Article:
Victoria’s national parks in jeopardy after deep funding cuts


National parks are said to be vulnerable to weeds, deer, horses, foxes and cats. Photo: Jason South

Victoria’s national parks are increasingly struggling to cope with feral animals, weeds, fire threats and degraded infrastructure after deep budget cuts.

Parks Victoria’s most recent annual report shows direct funding from the state government has collapsed by 37 per cent in nominal terms over the past three years, from $122 million in 2011-12 to $76.8 million in 2014-15.

Over the same period, the organisation slashed its spending by more than 16 per cent. Even after adding in cash from trusts and other sources, total income was still down almost 20 per cent, leaving Parks Victoria $6.2 million in the red.


Parks Victoria insiders have warned of threats to parts of the state because of funding cuts

“This was in line with expectations and follows a challenging financial period due to a decline in funding for Parks Victoria’s core operations,” the annual report says.

The progressive funding cuts appear to have had a crippling impact, with insiders warning parts of the state are in danger of being overrun by weeds, feral deer, horses, foxes and cats.

Park managers also say they have been forced to remove badly degraded facilities in less-frequented areas because they no longer have funding for maintenance.

There has also been a cut in the information services provided to visitors, with no cash brochures and maps. Parts of the state now receive “little or no attention”.

 src=According to one insider, the organisation has been “running on the smell of an oily rag”, with easy efficiency gains long since exhausted. That means budget cuts have hit such areas as road and building maintenance, with a huge backlog.

The funding cuts also appear to have had a major impact on staff morale at Parks Victoria. A leaked confidential report by the Victorian Public Sector Commission, obtained by Fairfax Media, reveals a faltering performance by the agency, with growing numbers of staff considering their careers and increasing pessimism about the performance of management.

The report, based on a survey of 500 Parks Victoria employees from June this year, found almost six out of 10 staff believed workplace stress was an issue for their wellbeing.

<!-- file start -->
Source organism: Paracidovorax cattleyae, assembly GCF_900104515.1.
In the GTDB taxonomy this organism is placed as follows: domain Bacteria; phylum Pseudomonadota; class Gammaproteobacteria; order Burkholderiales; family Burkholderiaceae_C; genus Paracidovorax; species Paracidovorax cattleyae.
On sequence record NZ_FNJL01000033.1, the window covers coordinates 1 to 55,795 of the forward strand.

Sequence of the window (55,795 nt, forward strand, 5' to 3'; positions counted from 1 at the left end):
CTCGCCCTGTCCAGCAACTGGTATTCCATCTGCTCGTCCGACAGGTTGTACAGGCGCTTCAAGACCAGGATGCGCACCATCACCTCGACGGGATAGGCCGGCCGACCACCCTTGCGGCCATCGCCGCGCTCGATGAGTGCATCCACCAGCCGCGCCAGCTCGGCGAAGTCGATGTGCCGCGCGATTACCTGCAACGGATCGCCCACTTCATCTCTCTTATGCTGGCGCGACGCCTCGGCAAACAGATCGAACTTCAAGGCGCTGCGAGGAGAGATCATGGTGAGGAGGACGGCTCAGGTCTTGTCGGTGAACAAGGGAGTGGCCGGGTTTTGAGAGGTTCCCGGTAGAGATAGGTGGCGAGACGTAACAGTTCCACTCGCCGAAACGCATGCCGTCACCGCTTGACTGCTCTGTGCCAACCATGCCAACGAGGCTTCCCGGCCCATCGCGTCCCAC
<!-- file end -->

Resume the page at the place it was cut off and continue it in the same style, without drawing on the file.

Almost half suggested they had considered leaving, compared with about one-third in 2013, and just 58 per cent said they were confident a grievance would be properly investigated, down from 67 per cent in 2013.

A senior source at the agency said the Parks Victoria Act needed to be overhauled to give the agency more autonomy. It should also get a guaranteed proportion of funding of the Parks and Reserves Trust, an opaque funding source which goes into consolidated revenue, the source said.

Victorian National Parks Association spokesman Phil Ingamells said the government urgently needed to reverse the drop in funding, not only to protect native plants and animals but also to recognise the economic contribution parks made to the state.

“Our parks already more than pay their way,” Mr Ingamells said. “They contribute over $1 billion each year through tourism, $330 million in water services and $180 million in avoided health costs.”

State Labor came to power promising to create a “world class” system of national parks. Its election platform promised a stronger park management agency answerable to the environment minister, with a bigger focus on managing the environment and protecting plants and animals. But so far progress has been limited.

Environment Minister Lisa Neville blamed the previous government for “gutting” Parks Victoria, with the loss of one in 10 staff, leaving the state’s parks and $1.8 billion in portfolio assets at risk.”The Coalition reduced Parks Victoria funding by $88 million since 2011,” Ms Neville said. “We are investing $56.5 million back into Parks Victoria, to build new and improve the facilities in our parks, while improving the management of parks across the state.”Ms Neville said Parks Victoria’s new chief executive, Bradley Fauteux, who previously managed Ontario Parks, was working hard to rebuild morale within the organisation.

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